The randomized chart review reflected patients from an acute, voluntary in-patient unit. The high correlation of the three scales with this patient population demonstrates the strength of all three scales to identify patient falls risk in a psychiatric population. A number of major differences were identified between these three scales. Only the WSFRAT scale includes a place for nursing judgement to be recorded. The three scales differ greatly in the number of questions that need to be answered which reflected the amount of time the nurse would need to correctly fill out the scale.

Missing variables related to psychiatric falls, identified by nursing staff during the review, included 1) withdrawal risk, 2) medication change in last 48 hours , 3) suicide risk, and 4) constant Observation 1:1. Three major barriers and work arounds identified by nursing staff included additional time required to fill out the forms, lack of uniform use by all nursing staff, and the belief that the forms were not considered important by the medical staff or hospital administration. An administrative concern identified the lack of verification of proper use and communication of the results of the scale. Additionally, adequate training in the proper completion of the scale and handoff report was voiced.

Psychiatric in-patient units focus their specialized care on patients living with multiple mental health disorders. Unlike other specialty units, most of the patients are ambulatory, encouraged to socialize and required to attend meetings and mealtimes out of their rooms. Many patients have co-occurring medical problems, are prescribed polypharmacy, and may experience distortions in any their five senses all factors that exacerbate fall risk [9] identified multiple root causes of falls in psychiatric units using the Veterans Health Administration National Center for Patient Safety database that included patient mobility, use of bathroom and behavior related activities as the top patient risk factors for falls. Poor communication (8.9%) was identified as a non-patient risk for falls, and need for better falls assessment tools (8.9), increased staff education (19.9%) and developing better falls documentation tools (17.2%) were identified as remedial steps [9]. Seventy percent of falls with sustained injury on a psychiatric floor, identified by Lee et al., involved problems with policies, rules and procedures (almost 30% of the time), environmental/equipment hazards (24.6%) and communication (19.6%). Staff fatigue/scheduling problems, staff training, and characteristics of the facility made up another 18%, leaving only 8.9% of falls originating with patient characteristics.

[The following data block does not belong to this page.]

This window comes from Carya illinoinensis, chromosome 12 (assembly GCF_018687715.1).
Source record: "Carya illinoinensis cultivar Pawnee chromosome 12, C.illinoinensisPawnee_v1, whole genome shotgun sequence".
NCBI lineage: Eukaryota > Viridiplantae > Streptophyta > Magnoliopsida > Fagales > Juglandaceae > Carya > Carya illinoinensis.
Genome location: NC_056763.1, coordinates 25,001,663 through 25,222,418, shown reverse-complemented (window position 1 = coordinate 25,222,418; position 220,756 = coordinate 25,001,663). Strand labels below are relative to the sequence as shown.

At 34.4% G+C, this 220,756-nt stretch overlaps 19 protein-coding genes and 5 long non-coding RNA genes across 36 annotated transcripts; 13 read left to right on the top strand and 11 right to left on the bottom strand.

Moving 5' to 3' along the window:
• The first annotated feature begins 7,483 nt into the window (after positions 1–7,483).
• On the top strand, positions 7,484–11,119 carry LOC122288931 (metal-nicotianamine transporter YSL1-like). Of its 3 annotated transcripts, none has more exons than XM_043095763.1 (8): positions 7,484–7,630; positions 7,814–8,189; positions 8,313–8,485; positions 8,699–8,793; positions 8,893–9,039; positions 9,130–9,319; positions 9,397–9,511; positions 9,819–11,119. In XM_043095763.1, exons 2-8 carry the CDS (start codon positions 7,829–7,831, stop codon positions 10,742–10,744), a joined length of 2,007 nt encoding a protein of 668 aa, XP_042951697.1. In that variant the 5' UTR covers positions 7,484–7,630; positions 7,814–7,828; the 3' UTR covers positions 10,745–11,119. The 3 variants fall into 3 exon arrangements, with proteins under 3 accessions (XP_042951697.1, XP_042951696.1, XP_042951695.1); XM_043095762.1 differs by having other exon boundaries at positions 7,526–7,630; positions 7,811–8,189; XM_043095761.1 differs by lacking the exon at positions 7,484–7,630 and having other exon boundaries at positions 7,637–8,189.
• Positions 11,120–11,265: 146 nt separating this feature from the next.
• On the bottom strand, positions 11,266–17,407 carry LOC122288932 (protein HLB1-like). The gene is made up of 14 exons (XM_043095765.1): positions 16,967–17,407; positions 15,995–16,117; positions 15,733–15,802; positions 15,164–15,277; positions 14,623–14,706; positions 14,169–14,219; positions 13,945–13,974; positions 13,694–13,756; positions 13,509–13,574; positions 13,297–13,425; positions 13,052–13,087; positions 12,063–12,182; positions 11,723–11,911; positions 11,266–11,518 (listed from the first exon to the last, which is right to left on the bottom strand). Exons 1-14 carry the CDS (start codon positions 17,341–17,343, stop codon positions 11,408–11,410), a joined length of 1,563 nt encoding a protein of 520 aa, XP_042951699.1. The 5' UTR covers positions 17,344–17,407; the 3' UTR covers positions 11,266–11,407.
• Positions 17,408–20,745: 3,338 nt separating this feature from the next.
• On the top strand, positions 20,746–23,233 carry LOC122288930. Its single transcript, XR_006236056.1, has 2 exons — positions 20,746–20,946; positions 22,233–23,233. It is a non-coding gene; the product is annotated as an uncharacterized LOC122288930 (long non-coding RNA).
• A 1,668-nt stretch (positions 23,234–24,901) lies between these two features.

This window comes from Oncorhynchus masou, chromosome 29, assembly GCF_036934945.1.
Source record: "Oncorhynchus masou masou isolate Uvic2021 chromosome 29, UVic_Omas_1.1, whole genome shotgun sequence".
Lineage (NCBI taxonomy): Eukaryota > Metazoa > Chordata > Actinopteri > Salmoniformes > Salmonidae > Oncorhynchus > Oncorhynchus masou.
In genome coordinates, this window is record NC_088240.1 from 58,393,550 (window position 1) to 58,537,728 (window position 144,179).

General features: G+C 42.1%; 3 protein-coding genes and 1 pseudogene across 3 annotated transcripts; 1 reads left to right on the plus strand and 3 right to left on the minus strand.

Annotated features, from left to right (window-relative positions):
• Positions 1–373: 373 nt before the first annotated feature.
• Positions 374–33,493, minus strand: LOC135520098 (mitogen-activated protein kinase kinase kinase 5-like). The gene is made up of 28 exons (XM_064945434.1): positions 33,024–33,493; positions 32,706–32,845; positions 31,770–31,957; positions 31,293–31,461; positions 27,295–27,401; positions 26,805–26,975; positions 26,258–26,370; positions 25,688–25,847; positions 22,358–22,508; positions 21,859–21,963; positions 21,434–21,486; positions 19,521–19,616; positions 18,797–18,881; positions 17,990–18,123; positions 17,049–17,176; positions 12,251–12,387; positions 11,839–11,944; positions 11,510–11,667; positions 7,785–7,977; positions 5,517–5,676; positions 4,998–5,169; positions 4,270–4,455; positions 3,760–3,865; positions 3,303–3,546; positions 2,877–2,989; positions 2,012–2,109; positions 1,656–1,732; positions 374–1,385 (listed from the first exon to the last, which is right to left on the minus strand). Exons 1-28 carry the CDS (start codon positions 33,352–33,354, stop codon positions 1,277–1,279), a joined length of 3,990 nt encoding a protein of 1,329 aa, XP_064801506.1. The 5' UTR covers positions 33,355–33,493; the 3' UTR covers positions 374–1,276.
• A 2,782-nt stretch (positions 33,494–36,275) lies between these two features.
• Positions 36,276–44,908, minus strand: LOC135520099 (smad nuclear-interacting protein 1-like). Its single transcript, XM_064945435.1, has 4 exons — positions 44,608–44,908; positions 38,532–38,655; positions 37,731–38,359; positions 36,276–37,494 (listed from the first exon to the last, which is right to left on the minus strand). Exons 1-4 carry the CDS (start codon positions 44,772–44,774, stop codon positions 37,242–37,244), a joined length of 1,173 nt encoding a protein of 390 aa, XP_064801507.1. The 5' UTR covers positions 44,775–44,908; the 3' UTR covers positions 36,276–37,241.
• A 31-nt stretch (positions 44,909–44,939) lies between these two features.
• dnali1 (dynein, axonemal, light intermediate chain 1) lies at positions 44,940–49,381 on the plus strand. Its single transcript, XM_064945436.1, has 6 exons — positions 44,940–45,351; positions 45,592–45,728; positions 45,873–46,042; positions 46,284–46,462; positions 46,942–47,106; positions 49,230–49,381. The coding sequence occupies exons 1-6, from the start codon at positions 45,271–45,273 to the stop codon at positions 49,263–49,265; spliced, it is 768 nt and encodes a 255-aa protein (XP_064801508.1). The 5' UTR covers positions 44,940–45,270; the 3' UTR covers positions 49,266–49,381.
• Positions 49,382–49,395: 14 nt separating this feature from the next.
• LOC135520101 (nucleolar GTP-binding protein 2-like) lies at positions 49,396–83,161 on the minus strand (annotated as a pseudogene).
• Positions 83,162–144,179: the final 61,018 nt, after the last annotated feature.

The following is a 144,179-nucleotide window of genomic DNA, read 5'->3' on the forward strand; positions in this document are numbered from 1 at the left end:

This study indicated that the three scales were all reliable to each other in identifying patients risks for falls on an inpatient psychiatric unit. Risk identification can be accurately determined by any number of fall-risk tools. Identifying the risk for fall from patient characteristics is only one component of a multi-factorial organization problem. Patients risk can be determining as low moderate or high, but even the lowest risk patient can fall when staff fatigue, incorrect assessment or environmental hazards are present. Interventions for patient determined risk factors are utilized on patients who fall in the high-risk category. In order to address the organizational factors interventions, need to also be focused on the organizational tiers of responsibility from the staff to the development and implementation of policies and procedures. As indicated in the study by Lee et al (2012), 90% of the fall risk is grounded in physical, administrative and educational jurisdictions. By focusing our attention only on the 10% risk presented by a patient’s characteristics, the greater arena that is under the control of nursing and administration can be neglected. The nurses in this study expressed their concerns related to work arounds and barriers to proper implementation of the scales, which may present a larger hazard to patient safety than previously studied. Future studies might focus on the relative reduction of risk when environment, policy and procedures, and nursing education/ communication are the variables.



Conflict of Interest

No conflict of interest.